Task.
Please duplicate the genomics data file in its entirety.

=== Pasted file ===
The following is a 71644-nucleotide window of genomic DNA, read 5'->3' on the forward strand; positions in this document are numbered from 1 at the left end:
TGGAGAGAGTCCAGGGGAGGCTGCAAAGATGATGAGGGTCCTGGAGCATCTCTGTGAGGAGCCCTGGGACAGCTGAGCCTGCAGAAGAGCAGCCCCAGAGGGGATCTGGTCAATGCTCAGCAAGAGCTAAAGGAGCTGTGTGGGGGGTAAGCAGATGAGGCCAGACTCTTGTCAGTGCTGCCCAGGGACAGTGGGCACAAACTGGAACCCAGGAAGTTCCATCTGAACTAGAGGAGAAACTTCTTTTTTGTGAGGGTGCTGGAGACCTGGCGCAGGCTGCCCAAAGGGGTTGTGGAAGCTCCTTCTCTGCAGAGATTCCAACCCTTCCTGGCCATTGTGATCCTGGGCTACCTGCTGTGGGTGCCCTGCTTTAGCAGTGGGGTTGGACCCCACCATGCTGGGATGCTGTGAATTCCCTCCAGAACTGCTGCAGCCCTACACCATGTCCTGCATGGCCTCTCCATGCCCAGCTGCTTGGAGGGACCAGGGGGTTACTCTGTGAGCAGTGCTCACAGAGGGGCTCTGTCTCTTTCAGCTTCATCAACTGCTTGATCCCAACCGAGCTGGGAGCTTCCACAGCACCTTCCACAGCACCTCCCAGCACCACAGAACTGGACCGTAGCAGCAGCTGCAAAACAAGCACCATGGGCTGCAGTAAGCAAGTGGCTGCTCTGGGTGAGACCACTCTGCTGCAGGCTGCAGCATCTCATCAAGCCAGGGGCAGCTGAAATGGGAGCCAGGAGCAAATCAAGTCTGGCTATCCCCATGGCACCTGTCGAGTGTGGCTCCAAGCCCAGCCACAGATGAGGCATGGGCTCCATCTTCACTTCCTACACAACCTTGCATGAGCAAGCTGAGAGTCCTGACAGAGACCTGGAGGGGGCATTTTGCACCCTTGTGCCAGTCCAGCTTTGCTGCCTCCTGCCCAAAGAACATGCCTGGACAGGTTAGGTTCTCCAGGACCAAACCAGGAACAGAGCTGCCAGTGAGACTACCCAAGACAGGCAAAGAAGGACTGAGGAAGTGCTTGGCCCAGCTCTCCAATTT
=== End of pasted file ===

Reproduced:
The following is a 71644-nucleotide window of genomic DNA, read 5'->3' on the forward strand; positions in this document are numbered from 1 at the left end:
TGGAGAGAGTCCAGGGGAGGCTGCAAAGATGATGAGGGTCCTGGAGCATCTCTGTGAGGAGCCCTGGGACAGCTGAGCCTGCAGAAGAGCAGCCCCAGAGGGGATCTGGTCAATGCTCAGCAAGAGCTAAAGGAGCTGTGTGGGGGGTAAGCAGATGAGGCCAGACTCTTGTCAGTGCTGCCCAGGGACAGTGGGCACAAACTGGAACCCAGGAAGTTCCATCTGAACTAGAGGAGAAACTTCTTTTTTGTGAGGGTGCTGGAGACCTGGCGCAGGCTGCCCAAAGGGGTTGTGGAAGCTCCTTCTCTGCAGAGATTCCAACCCTTCCTGGCCATTGTGATCCTGGGCTACCTGCTGTGGGTGCCCTGCTTTAGCAGTGGGGTTGGACCCCACCATGCTGGGATGCTGTGAATTCCCTCCAGAACTGCTGCAGCCCTACACCATGTCCTGCATGGCCTCTCCATGCCCAGCTGCTTGGAGGGACCAGGGGGTTACTCTGTGAGCAGTGCTCACAGAGGGGCTCTGTCTCTTTCAGCTTCATCAACTGCTTGATCCCAACCGAGCTGGGAGCTTCCACAGCACCTTCCACAGCACCTCCCAGCACCACAGAACTGGACCGTAGCAGCAGCTGCAAAACAAGCACCATGGGCTGCAGTAAGCAAGTGGCTGCTCTGGGTGAGACCACTCTGCTGCAGGCTGCAGCATCTCATCAAGCCAGGGGCAGCTGAAATGGGAGCCAGGAGCAAATCAAGTCTGGCTATCCCCATGGCACCTGTCGAGTGTGGCTCCAAGCCCAGCCACAGATGAGGCATGGGCTCCATCTTCACTTCCTACACAACCTTGCATGAGCAAGCTGAGAGTCCTGACAGAGACCTGGAGGGGGCATTTTGCACCCTTGTGCCAGTCCAGCTTTGCTGCCTCCTGCCCAAAGAACATGCCTGGACAGGTTAGGTTCTCCAGGACCAAACCAGGAACAGAGCTGCCAGTGAGACTACCCAAGACAGGCAAAGAAGGACTGAGGAAGTGCTTGGCCCAGCTCTCCAATTT